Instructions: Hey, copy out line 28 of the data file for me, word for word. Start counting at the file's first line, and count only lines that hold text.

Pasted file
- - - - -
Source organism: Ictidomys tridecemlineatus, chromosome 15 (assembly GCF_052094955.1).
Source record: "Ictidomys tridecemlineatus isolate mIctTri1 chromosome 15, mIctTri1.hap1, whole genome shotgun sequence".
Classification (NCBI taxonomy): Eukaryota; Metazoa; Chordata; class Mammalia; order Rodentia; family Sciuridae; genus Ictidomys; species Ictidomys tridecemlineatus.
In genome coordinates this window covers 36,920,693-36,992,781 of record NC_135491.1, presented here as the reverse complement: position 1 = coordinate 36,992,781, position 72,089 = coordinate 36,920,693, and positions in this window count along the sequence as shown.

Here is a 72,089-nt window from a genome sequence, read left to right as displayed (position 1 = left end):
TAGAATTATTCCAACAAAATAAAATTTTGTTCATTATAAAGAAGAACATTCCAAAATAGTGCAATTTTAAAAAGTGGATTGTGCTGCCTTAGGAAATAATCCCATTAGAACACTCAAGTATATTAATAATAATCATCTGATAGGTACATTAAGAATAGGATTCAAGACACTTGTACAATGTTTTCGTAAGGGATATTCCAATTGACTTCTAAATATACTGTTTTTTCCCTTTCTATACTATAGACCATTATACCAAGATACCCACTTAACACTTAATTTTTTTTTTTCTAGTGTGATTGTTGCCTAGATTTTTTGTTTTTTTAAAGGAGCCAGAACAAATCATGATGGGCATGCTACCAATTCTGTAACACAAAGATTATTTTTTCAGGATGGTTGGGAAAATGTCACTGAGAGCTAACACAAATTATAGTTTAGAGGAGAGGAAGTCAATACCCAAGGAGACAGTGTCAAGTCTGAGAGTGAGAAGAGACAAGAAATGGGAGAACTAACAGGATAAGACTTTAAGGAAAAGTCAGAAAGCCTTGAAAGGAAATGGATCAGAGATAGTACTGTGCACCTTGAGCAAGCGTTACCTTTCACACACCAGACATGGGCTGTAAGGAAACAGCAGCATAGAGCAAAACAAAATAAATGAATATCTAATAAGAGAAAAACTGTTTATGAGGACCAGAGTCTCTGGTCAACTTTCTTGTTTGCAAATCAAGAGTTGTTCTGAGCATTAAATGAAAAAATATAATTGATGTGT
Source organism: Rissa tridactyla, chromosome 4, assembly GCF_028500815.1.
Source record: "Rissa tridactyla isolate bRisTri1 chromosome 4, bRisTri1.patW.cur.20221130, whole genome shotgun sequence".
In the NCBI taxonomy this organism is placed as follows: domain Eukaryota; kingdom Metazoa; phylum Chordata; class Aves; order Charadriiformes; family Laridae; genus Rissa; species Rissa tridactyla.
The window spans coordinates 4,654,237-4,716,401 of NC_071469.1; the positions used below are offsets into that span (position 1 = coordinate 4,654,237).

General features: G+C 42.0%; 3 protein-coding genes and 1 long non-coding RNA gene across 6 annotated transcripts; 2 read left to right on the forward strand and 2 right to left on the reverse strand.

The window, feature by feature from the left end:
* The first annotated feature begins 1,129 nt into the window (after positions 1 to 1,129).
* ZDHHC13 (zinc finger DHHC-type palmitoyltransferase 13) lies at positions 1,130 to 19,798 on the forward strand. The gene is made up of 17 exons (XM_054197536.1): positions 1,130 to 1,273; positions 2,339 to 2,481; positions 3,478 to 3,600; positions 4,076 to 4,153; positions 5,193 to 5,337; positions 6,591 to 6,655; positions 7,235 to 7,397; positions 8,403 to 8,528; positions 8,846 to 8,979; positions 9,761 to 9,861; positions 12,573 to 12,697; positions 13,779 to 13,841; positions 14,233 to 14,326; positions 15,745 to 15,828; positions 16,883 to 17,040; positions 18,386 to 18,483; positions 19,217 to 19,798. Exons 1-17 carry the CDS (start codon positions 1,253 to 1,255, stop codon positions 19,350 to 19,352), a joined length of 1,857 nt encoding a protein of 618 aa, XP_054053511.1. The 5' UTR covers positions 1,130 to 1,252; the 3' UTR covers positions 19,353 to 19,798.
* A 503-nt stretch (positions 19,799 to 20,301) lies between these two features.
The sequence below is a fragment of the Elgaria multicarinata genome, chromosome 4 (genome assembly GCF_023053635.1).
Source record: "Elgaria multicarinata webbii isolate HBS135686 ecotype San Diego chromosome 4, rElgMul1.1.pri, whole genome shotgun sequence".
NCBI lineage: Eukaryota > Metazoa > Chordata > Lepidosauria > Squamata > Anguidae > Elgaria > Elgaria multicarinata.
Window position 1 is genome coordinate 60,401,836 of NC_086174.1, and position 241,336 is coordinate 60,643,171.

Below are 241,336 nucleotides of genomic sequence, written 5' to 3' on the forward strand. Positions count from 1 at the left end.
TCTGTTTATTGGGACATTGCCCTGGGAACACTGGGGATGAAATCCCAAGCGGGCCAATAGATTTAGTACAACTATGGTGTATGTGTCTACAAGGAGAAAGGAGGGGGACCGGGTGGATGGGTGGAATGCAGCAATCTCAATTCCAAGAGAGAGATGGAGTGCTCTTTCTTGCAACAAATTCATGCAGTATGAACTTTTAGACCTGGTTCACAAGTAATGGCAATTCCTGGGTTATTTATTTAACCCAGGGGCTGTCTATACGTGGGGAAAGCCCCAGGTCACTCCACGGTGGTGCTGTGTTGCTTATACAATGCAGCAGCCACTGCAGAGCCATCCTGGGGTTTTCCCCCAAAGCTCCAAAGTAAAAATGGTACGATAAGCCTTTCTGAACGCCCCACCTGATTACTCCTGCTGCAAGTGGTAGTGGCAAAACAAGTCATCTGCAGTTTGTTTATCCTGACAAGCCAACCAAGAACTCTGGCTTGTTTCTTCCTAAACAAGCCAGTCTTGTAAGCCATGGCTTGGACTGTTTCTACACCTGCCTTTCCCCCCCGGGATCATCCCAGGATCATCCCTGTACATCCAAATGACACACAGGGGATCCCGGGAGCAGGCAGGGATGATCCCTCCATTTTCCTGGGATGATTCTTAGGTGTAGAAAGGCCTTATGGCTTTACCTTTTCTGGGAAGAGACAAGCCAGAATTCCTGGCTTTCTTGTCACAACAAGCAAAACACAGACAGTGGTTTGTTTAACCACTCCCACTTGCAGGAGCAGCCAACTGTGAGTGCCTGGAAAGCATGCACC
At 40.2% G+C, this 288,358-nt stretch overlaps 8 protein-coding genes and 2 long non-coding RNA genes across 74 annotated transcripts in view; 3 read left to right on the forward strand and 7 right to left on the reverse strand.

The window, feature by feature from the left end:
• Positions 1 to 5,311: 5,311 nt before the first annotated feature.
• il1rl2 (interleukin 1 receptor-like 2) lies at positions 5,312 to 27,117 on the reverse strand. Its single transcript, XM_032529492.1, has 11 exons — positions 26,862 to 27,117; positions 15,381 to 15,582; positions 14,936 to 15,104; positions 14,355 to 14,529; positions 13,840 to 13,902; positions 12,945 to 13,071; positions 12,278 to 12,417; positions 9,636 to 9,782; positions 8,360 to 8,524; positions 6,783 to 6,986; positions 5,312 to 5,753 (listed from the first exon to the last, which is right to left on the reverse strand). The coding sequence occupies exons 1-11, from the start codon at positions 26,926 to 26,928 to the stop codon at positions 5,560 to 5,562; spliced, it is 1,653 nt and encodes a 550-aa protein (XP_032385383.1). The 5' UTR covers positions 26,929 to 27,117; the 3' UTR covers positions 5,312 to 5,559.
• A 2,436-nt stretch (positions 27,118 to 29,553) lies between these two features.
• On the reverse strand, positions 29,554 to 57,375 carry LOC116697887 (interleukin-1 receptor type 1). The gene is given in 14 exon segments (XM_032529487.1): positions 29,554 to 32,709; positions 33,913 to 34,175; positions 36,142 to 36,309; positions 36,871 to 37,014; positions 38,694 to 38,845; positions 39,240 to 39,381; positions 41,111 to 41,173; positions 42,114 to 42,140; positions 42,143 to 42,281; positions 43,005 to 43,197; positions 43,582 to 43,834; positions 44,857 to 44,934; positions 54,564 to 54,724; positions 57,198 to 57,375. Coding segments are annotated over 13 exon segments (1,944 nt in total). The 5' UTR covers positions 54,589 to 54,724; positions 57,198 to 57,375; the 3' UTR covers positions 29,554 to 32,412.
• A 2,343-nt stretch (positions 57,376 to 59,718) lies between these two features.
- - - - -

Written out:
• A 2,343-nt stretch (positions 57,376 to 59,718) lies between these two features.